Album Review: “Being Funny in a Foreign Language” by The 1975


Julie Bobyock, News Editor

Famous pop-rock band The 1975 are currently on tour for their newest album, “Being Funny in a Foreign Language,” released on October 15. Both the album and the band have been gaining more attention recently as the band is in the midst of their tour and Matthew “Matty” Healy, the band’s swoon-worthy lead singer and front-man, has been kissing–that’s right, kissing–fans on-stage.

Written in collaboration with pop music super-producer Jack Antonoff and bandmate George Daniel, the album is authentic, blunt and bold, yet still soft–somewhat similar to the personality of Matty Healy himself–making the work both musically and lyrically gripping. The band recognized that their last album, “A Brief Inquiry Into Online Relationships,” was more of a continuation of their previous work, and they wanted something of its own for this new album. 

“I think I’ve realized what I do,” Healy said in an interview with the New York Times (NYT). “I write about how we communicate interpersonally in the modern age–mediated by the internet. Love, loss, addiction. That’s what I always do. Every other record has been a bit like, ‘Love! And me! And this! And that!’ I think ‘Being Funny’ is the first time where I’m a bit like, ‘Okay, right, love. Let’s do love.’”

To me, one of the things that makes this band unique is their intention–or rather, lack thereof. 

It’s difficult to be big and say–genuinely–that I have zero commercial ambition…I tend to say no to stuff for money,” Healy stated in the NYT interview. He explained that he turned down an opportunity to tour with pop music icon Ed Sheeran, that would have made him money that he’s “never seen or heard of.” But Healy put it bluntly, stating, “I don’t care. It’s not worth it.” 

When you have a band that truly only does and writes about what they want, you start to listen more closely–and when it came to “Being Funny in A Foreign Language,” I couldn’t stop. 

The album begins with their signature opening self-titled song, something the band has done throughout their discography. “1975” starts with a constant, bright piano that continues throughout the whole song, allowing the listener to focus more on the lyrics. With lines like, “You see I can’t sleep ‘cause the American dream,” “Feeling apathetic after scrolling through hell,” and “I’m sorry if you’re living and you’re 17,” Healy comments on the struggles of living in today’s society that, especially for younger generations, takes place almost entirely online and breeds competition and comparison.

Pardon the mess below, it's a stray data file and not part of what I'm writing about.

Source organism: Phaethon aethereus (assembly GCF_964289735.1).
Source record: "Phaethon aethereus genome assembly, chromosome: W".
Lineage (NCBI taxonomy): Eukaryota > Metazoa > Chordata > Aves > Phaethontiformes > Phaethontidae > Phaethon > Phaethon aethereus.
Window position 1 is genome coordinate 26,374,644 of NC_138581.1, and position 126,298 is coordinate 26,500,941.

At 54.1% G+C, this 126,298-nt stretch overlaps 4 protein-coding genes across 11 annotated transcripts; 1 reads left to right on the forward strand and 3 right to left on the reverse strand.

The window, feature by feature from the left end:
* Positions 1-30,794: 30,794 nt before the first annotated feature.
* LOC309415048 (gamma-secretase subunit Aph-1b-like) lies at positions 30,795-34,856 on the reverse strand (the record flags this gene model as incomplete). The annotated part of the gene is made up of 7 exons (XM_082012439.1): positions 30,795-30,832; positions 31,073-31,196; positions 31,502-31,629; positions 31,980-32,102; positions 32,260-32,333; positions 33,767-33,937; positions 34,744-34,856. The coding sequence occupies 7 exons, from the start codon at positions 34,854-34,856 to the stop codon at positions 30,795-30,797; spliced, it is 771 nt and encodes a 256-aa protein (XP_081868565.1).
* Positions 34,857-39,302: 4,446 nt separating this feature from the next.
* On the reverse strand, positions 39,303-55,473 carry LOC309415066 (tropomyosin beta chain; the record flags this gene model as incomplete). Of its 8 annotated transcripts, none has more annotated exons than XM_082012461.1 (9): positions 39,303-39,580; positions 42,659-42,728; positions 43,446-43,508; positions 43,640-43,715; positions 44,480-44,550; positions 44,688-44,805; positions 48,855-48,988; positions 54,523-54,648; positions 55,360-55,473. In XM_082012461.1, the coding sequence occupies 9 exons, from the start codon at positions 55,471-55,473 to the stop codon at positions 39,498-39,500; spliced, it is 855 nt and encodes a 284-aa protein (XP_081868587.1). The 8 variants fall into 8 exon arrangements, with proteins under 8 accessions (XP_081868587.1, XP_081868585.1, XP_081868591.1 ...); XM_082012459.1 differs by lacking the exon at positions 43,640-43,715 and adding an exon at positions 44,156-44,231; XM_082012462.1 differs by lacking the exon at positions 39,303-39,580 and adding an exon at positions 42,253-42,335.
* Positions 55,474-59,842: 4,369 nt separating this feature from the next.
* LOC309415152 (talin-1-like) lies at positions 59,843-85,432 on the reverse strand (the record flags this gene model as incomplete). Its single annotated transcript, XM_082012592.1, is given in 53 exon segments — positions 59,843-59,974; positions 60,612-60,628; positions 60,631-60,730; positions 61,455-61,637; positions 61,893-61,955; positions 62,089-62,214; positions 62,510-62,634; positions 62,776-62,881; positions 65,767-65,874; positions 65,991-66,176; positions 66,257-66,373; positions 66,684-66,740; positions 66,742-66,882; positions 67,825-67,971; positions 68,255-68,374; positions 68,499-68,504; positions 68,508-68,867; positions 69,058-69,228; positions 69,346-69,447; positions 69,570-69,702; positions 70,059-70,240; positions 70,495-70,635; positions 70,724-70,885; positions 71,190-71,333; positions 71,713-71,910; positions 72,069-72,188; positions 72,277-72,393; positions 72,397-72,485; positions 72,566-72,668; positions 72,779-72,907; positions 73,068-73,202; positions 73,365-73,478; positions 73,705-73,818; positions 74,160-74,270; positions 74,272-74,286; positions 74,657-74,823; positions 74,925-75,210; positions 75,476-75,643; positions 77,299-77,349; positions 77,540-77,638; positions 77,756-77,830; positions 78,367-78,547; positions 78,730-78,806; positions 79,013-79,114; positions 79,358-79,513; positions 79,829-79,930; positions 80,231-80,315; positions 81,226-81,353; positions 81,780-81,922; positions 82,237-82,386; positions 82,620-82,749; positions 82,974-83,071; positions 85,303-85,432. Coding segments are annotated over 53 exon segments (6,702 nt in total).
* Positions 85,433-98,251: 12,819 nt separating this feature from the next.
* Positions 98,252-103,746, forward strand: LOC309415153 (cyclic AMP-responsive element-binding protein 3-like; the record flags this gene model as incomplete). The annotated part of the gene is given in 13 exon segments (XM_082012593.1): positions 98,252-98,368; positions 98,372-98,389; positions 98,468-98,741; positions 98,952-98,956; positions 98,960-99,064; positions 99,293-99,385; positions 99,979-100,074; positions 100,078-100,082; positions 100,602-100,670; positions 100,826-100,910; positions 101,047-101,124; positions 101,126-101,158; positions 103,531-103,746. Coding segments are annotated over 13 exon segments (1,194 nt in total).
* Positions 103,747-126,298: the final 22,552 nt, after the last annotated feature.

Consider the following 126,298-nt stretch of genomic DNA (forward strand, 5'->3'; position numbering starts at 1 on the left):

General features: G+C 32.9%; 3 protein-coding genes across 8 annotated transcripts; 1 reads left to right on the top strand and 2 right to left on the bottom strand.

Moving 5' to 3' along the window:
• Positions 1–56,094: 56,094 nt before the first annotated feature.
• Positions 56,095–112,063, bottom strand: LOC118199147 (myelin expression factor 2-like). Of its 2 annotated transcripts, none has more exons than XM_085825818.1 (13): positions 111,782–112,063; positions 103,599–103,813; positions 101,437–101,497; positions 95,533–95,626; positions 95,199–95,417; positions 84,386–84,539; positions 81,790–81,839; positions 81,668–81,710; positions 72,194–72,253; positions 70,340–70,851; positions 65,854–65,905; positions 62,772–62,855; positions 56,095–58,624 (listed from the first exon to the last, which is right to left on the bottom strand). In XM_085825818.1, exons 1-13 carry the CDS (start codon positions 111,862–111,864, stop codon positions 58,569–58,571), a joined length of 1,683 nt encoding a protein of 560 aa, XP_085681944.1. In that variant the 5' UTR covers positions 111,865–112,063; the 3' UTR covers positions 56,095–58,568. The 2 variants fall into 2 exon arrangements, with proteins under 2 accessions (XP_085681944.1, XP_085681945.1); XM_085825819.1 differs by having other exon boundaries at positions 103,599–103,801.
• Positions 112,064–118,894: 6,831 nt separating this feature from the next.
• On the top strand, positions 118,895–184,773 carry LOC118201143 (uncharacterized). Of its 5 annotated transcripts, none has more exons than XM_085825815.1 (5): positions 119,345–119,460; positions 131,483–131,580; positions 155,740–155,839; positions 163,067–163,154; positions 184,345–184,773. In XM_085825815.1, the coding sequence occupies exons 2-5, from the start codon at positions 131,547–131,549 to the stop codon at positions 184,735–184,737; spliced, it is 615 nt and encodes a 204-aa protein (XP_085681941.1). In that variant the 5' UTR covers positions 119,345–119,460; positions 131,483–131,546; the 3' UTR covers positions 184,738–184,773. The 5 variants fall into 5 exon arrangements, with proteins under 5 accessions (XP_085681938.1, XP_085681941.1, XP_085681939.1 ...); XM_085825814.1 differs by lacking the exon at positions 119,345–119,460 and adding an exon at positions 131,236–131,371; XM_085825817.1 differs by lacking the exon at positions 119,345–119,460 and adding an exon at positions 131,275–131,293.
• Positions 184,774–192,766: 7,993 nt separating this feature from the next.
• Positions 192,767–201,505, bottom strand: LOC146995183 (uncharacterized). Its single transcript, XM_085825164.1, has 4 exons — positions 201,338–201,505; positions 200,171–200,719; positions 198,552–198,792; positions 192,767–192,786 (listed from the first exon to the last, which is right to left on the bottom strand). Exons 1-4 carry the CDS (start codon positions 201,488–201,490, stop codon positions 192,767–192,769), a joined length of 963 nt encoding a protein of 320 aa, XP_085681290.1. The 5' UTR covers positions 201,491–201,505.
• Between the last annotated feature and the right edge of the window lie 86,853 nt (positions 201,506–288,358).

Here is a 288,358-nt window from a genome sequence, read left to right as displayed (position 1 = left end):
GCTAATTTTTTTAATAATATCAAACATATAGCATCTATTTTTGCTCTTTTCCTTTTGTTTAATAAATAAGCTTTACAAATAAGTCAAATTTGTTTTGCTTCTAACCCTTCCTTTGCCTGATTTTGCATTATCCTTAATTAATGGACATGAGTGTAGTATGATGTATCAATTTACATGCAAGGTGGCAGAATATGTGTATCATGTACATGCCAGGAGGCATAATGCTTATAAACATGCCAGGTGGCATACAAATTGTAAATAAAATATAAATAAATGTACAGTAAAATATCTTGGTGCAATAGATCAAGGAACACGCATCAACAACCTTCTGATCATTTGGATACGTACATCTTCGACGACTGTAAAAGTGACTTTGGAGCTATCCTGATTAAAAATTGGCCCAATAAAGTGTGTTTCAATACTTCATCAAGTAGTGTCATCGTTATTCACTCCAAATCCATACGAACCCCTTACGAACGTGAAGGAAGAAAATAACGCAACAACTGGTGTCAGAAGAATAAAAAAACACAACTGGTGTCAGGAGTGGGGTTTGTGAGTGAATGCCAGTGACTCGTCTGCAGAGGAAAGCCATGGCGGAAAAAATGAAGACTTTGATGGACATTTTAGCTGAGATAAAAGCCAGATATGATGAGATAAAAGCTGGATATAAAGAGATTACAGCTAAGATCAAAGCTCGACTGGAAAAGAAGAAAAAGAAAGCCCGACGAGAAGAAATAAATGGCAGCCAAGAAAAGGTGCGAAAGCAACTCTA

“Happiness” is definitely one of my favorites, as the idea of writing a whole song simply about being happy emphasizes how difficult and rare that can actually be in the current world. The song is upbeat, catchy, and scattered with well-integrated horns and lyrics that capture the antithesis of a person being so in love that they’re “never gonna love again.” 

The album has other upbeat songs like “I’m in Love With You” and “Oh Caroline” that are impossible to listen to only once. Leave it to The 1975 to turn simple, short lines like “I’m in love with you” and “Oh, Caroline” into something authentic and blissful that will be stuck in your head all day long. 

My favorite song, “About You,” is an example of the 1975’s middle ground between a happy and nostalgic sound. Healy explains how sometimes a person has something “about” them that can’t quite be identified, making your “heart surrender,” and making the person impossible to forget. Lines like “I’ll miss you on a train/ I’ll miss you in the morning/ I never know what to think about/ I think about you” poetically express the unconscious drawbacks that can come with loving someone; once you’re in love, are you ever truly out of it? 

“When We Are Together” is a slower, softer song on the album. This one stuck out to me because of the strings, which added an authentic, clean tone to the song. Helaly sings, “You ask about the cows, wearin’ my sweater/ It’s something ‘bout the weather that makes them lie down,” capturing the idea that sometimes the smallest, seemingly insignificant details about a person or conversation can stay in your mind, and even end up being be the most powerful.

“One could criticize me for loads of things, but you can’t criticize me for being insincere,” Healy stated in the same NYT interview. “…If you’re going to go there, go there. The only time you slip up is if you pull the punch a little bit.” 

One thing is for sure–Healy didn’t pull the punch at all on “Being Funny.” He wrote exactly what he wanted to–musically and lyrically–and landed with what I think is his best work to date.